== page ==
As the din of calls to deal with all the profound crises—social, cultural, economic, and environmental—finally start to dominate the political discourse it might serve us well to start to build a coherent vision of where this is going to end up.
Author and farmer Chris Smaje has given us a comprehensive guide to realizing that vision in his “A Small Farm Future” where he takes a simple, very probable future and surrounds it with a not-so-simple body of thought. It might seem a little off to base our whole future on small-scale agriculture, but he points out that small-scale agriculture has been our lot for millennia and will be, if it goes right, our lot into the future. After all, our present existence is actually a short aberration in our history. So we need to get out of this aberration in our heads if we are to think about this with confidence. It is obvious that our present course is headed to all kinds of catastrophes that are likely to cause us to go extinct. People talk of applying brakes to this when what is needed is a head-on collision. A comfortable consumer profit-oriented society is not going to move off the couch without a major shove. I am convinced that much of our journey toward a small farm future will involve much digging in of heels, endless denial, and outright political hostility. We need to be serious and start to prepare for that. Soon, climate conditions will force us to come to terms with each other.
New Mexico has one thing going for it. We already have some small farm future things among us. Our water culture is very advanced, having been dealing with each other over this scarce resource for centuries. This is not reflected in our laws very well but is useful, nevertheless. Our tribes and acequias have continued their traditional agriculture by conscious preservation of their cultures. They can more easily return to a small farm culture because they are already there. There are lots of people who keep to elements of the small farm. We can look to them for advice and even leadership. If we can move on from that aforementioned aberration.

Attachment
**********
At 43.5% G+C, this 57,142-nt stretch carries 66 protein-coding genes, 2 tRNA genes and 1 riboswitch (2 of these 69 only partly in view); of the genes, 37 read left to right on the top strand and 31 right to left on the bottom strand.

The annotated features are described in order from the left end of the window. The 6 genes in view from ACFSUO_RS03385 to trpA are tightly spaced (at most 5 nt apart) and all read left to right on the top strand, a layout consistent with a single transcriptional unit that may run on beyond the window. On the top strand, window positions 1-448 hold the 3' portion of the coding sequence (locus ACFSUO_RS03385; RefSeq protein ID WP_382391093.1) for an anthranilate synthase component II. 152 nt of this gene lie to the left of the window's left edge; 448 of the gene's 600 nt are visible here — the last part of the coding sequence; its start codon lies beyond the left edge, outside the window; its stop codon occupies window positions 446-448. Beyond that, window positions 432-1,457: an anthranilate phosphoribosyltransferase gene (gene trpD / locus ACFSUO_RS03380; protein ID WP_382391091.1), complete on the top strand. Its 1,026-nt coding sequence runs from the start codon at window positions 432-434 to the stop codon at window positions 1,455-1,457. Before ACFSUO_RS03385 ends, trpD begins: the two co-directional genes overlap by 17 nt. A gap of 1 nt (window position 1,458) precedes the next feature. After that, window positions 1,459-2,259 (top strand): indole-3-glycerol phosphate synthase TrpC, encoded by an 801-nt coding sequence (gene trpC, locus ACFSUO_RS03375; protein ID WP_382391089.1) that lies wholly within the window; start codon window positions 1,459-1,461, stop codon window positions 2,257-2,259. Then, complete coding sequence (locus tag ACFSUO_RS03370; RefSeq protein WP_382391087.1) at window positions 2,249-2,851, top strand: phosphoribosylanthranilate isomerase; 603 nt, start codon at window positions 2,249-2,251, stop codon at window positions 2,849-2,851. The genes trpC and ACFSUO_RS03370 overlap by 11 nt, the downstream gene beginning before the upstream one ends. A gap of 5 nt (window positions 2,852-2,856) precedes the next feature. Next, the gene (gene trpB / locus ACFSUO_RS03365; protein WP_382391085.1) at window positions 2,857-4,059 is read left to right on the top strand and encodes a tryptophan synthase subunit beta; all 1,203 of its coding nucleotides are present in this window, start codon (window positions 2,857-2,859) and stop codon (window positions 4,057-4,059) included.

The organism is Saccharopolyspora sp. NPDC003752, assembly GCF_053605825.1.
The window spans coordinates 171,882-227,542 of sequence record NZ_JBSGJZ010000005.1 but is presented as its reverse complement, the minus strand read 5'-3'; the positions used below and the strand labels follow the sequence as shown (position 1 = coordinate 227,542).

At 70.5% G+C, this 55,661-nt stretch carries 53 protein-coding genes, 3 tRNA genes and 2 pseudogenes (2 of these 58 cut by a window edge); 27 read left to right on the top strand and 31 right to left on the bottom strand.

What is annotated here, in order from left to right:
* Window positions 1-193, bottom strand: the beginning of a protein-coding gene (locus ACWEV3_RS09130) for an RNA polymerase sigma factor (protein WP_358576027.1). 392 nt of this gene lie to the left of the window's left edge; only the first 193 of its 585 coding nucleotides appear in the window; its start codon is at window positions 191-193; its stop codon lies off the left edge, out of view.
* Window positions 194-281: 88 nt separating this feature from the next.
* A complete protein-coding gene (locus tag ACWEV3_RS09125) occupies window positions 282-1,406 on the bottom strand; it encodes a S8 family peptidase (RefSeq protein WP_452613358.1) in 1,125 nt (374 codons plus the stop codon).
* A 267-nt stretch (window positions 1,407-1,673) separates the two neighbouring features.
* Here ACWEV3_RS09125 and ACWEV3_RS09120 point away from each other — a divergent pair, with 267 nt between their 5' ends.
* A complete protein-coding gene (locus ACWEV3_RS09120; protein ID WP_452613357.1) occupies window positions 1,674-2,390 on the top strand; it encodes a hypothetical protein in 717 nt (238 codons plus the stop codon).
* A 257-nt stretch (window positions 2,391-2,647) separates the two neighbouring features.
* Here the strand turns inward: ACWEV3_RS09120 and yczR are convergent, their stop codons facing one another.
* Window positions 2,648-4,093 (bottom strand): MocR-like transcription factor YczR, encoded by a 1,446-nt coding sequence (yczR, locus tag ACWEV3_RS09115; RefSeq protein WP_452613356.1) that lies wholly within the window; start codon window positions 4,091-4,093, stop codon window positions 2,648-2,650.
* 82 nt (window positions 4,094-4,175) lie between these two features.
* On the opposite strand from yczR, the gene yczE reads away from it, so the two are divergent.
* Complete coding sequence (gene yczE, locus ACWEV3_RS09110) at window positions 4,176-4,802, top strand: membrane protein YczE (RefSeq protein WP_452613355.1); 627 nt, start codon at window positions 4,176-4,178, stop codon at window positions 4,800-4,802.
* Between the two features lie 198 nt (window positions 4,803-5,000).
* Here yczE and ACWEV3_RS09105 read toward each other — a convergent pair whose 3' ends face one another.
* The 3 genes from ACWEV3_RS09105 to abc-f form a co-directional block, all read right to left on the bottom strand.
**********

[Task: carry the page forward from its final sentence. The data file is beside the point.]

WE DRINK-WE EAT
A Small Farm Future
Water Planners, by definition, are concerned with the future. Some of us try to plan for the last three decades and the following two, which is necessary to figure out where we have been and where we are going. This is not looking out for the real future, which must go beyond a fifty-year water plan. Present planning needs to recognize that we will be with our water much longer than that. Why stop there? We could include the future if we are to have a better vision of it.
One problem or hurdle is a pervasive shroud of a development-growth “value” that has status high above all other values. This is tied to a society based on consumerism. Water is seen through this lens. Anything seen as threatening to this value is sublimated to the unconscious. We are trapped in this bubble and do not realize that development-growth will soon fade as the folly of following it becomes impossible.
What will the future be like? We can make some assumptions. It will be a lot hotter and drier. This will happen faster than generally assumed, as climate change is not linear, and will yield broad, spatial effects that feed back with one another. They will cause major readjustments in our civilization. Many things will not function and alternatives will be sought.
One of the tools we have to help us prepare is building scenarios. There are established processes for creating these and we should become proficient in them. Most of them will end up with us falling off a cliff. The purpose of such scenarios will be to see how we got there before we get there. Then we can start to modify our actions to avoid falling off a cliff.
I am going to promote scenarios on this blog, although scenarios cannot be built easily on comments, so we will have to find a place to work on them elsewhere. For the time being, we can explore the insights of this book and start to mull the ideas we come up with. The scenario below is only an outline. This is as far as I got as scenarios need more than just me.
The initial and most confounding issue we face is our perception of ourselves. Most of us believe we are the most privileged, superior civilization that ever existed. Author Chris Smaje has taken us to task for this in this excerpt from his A Small Farm Future: Making the Case for a Society Built Around Local Economies, Self-Provisioning, Agricultural Diversity, and a Shared Earth: